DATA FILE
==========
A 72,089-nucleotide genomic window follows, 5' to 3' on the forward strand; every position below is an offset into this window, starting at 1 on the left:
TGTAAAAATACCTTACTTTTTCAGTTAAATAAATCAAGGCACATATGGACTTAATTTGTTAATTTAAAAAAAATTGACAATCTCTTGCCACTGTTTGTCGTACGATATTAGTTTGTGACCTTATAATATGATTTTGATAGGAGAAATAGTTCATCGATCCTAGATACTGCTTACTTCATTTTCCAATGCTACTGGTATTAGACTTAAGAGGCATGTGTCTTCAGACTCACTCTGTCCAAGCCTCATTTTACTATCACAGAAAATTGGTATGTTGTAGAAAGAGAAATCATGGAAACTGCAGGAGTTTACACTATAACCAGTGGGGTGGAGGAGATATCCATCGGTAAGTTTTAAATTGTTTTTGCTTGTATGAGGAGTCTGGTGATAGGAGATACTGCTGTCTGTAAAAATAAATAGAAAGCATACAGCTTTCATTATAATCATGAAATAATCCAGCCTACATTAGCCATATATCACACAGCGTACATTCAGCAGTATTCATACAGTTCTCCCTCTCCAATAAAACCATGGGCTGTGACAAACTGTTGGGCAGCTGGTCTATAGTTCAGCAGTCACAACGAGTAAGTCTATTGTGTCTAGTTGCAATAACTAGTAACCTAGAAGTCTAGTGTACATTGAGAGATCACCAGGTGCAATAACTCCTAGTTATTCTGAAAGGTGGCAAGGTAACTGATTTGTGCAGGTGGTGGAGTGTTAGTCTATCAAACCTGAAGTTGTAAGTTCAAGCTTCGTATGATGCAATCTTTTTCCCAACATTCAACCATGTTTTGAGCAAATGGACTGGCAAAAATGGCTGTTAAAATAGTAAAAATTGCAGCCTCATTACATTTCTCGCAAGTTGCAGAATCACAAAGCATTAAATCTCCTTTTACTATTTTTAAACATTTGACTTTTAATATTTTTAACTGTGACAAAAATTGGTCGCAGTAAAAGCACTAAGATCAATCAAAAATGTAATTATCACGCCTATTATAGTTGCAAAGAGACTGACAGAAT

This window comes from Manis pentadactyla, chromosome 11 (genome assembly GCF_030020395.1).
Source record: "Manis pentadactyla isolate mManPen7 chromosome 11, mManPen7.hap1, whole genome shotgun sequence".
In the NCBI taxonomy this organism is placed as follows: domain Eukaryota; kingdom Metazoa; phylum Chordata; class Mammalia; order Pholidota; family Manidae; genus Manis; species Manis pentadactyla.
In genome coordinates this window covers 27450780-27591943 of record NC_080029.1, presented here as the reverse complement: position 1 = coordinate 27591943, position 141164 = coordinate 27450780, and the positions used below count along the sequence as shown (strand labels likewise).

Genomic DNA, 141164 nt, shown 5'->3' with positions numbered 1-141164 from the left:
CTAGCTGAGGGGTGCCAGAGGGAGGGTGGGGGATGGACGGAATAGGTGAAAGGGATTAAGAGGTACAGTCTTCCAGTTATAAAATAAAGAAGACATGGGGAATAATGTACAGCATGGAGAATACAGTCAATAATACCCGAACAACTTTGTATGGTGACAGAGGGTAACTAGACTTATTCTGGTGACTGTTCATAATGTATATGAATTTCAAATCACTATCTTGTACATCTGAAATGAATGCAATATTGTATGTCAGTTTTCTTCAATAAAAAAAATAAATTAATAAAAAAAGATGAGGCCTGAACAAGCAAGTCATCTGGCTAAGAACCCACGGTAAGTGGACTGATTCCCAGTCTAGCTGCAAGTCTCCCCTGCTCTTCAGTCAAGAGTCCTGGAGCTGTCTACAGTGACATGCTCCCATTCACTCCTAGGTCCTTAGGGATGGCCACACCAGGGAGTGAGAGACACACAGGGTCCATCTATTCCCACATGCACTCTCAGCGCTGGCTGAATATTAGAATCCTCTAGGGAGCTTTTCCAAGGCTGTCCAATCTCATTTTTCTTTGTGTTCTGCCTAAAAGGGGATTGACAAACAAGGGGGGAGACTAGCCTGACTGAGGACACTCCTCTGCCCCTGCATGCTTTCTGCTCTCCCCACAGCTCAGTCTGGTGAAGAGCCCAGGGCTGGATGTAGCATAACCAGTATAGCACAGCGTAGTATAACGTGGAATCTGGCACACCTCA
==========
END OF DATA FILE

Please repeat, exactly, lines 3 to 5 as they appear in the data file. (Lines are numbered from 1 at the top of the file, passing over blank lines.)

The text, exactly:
This window comes from Manis pentadactyla, chromosome 11 (genome assembly GCF_030020395.1).
Source record: "Manis pentadactyla isolate mManPen7 chromosome 11, mManPen7.hap1, whole genome shotgun sequence".
In the NCBI taxonomy this organism is placed as follows: domain Eukaryota; kingdom Metazoa; phylum Chordata; class Mammalia; order Pholidota; family Manidae; genus Manis; species Manis pentadactyla.